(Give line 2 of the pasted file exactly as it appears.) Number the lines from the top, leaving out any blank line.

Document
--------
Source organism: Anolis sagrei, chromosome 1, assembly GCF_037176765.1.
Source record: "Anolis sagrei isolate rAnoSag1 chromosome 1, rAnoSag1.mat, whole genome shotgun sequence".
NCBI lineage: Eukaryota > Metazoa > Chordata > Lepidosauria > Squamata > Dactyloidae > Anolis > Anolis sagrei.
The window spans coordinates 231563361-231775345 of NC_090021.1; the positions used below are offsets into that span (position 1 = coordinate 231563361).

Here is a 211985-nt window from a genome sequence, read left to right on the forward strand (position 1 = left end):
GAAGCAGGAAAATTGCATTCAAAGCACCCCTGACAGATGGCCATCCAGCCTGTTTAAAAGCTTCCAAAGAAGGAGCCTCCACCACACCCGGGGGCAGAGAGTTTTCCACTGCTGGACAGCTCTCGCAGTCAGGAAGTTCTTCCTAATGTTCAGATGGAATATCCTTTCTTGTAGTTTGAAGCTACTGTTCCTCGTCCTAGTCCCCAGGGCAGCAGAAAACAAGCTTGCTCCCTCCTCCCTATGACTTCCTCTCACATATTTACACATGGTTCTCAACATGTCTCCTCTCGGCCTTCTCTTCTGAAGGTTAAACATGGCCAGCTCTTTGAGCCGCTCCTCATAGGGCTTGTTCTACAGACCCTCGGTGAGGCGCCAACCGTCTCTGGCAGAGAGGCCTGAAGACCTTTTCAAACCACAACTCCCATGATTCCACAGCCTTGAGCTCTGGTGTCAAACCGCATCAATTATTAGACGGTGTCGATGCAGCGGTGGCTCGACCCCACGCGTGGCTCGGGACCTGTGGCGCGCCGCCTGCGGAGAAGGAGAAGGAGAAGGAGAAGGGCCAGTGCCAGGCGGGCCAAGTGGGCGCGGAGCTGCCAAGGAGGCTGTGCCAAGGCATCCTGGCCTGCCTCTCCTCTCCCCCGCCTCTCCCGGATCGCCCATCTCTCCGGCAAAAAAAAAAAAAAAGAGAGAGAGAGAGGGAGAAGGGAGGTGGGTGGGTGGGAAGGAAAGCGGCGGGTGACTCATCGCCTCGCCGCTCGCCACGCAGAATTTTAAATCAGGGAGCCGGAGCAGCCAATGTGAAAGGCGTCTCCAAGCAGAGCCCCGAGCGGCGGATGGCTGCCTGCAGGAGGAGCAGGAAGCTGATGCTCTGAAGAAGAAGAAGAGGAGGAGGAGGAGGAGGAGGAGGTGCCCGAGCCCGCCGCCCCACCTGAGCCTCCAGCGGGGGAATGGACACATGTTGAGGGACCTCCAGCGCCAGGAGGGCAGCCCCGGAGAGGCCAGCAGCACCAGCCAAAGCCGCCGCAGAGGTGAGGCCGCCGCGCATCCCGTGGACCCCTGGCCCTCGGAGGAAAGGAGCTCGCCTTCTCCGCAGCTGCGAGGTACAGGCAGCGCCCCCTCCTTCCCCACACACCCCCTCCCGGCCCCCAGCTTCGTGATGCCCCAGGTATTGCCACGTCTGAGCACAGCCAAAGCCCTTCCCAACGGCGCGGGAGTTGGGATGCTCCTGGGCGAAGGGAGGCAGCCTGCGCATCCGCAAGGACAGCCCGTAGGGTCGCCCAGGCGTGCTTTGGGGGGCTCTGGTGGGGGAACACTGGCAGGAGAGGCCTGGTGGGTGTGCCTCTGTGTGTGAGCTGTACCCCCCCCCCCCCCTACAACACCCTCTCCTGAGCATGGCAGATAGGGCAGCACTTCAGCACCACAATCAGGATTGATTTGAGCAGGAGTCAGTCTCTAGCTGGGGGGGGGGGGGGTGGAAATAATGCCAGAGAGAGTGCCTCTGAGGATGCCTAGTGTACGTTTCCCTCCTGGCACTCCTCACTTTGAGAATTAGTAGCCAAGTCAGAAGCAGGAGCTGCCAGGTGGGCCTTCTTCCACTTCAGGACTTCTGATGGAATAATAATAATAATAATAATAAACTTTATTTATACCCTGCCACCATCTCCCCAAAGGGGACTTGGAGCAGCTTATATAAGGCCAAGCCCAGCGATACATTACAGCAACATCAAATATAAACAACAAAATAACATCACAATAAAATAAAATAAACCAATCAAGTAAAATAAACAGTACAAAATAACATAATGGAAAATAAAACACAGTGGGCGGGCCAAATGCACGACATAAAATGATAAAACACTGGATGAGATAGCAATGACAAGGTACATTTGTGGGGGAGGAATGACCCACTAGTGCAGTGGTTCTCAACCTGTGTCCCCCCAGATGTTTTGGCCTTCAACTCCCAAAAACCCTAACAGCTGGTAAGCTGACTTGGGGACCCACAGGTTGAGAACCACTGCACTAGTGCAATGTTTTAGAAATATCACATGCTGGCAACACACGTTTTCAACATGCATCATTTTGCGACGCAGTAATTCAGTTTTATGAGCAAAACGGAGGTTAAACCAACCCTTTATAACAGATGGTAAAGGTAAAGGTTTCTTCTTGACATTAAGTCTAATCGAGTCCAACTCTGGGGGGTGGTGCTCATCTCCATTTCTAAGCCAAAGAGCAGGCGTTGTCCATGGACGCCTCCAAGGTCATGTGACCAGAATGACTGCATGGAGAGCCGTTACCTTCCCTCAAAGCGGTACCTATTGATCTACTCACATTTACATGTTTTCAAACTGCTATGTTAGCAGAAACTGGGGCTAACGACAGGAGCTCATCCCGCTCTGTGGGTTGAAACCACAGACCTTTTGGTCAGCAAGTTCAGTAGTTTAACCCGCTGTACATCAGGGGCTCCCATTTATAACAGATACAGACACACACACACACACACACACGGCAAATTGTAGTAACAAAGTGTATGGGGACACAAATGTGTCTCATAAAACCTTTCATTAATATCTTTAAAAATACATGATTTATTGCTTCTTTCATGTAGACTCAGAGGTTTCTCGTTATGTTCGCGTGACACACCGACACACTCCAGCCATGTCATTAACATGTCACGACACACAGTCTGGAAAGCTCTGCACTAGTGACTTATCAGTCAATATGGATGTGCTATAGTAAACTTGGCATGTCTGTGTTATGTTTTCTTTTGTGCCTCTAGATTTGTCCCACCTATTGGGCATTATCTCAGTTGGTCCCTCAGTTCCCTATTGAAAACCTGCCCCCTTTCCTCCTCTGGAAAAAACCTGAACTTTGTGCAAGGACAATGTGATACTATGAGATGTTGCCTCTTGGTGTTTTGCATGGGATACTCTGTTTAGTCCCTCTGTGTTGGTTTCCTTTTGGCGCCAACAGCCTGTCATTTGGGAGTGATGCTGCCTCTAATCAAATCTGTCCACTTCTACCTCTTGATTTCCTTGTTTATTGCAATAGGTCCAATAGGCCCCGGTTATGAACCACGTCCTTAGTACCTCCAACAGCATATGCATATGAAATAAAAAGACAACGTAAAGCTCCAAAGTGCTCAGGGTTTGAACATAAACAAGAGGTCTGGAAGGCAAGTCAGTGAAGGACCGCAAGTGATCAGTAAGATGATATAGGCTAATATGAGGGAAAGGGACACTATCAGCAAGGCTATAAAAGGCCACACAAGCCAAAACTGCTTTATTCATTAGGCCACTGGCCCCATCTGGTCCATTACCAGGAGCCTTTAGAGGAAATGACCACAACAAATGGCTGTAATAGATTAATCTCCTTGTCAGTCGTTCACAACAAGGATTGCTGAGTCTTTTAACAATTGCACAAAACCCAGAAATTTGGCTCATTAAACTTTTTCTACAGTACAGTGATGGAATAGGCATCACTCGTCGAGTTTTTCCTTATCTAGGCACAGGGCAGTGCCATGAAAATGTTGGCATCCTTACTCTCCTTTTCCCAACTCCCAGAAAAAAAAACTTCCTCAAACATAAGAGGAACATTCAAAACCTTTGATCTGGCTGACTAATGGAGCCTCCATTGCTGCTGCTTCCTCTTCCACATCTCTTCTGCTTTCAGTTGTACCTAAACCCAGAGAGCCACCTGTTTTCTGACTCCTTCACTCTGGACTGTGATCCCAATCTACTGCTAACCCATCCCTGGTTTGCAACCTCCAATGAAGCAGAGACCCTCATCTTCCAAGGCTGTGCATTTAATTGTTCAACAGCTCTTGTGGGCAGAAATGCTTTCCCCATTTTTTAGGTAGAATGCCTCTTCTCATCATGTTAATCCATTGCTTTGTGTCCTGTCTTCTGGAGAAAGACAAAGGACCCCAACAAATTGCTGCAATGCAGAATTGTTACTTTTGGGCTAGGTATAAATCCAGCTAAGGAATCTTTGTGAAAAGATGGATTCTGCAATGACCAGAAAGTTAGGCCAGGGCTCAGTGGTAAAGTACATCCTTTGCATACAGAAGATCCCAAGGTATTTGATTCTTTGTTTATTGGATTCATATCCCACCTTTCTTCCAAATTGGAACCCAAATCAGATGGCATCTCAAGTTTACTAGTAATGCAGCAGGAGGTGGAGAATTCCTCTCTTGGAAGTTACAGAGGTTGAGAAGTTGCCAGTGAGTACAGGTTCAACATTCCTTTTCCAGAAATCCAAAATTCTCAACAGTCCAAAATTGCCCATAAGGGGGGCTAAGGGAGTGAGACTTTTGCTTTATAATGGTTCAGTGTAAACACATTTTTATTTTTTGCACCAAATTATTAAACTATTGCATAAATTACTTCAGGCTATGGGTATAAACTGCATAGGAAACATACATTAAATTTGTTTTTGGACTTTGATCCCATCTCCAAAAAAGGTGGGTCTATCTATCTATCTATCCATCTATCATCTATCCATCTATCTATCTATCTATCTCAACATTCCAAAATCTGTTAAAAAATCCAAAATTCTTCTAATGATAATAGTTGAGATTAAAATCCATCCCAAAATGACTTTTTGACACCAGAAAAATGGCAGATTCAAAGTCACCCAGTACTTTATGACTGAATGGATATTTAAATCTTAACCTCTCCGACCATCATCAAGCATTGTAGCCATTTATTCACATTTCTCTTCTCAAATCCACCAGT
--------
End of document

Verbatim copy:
Source record: "Anolis sagrei isolate rAnoSag1 chromosome 1, rAnoSag1.mat, whole genome shotgun sequence".